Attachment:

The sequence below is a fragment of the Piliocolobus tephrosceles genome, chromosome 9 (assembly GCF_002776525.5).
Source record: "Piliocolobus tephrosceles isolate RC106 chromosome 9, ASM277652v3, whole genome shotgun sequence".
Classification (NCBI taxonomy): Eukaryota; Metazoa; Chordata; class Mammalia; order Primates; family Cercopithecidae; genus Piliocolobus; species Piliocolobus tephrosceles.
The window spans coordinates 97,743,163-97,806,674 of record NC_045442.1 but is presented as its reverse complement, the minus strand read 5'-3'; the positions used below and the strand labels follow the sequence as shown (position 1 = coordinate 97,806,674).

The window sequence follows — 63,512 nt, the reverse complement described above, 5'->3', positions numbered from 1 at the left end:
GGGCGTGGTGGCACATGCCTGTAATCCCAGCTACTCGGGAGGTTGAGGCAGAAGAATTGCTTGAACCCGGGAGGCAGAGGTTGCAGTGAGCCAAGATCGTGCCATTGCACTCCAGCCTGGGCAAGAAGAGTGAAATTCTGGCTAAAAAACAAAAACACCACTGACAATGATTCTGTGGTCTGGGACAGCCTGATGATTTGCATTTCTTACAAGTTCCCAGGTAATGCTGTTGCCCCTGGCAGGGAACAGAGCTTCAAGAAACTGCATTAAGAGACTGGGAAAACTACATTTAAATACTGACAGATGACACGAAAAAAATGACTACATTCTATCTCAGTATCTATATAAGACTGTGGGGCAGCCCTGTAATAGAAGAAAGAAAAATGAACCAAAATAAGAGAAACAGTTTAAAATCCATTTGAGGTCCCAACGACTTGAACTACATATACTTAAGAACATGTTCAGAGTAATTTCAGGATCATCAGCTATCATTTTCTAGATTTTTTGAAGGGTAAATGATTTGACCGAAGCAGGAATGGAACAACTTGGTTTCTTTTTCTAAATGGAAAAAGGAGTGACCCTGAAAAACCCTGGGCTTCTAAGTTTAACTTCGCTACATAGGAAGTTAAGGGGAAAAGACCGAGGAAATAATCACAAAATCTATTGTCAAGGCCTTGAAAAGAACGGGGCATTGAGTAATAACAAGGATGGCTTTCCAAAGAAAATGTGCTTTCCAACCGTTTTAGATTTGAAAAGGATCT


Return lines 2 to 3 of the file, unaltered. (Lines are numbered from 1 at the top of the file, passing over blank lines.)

Source record: "Piliocolobus tephrosceles isolate RC106 chromosome 9, ASM277652v3, whole genome shotgun sequence".
Classification (NCBI taxonomy): Eukaryota; Metazoa; Chordata; class Mammalia; order Primates; family Cercopithecidae; genus Piliocolobus; species Piliocolobus tephrosceles.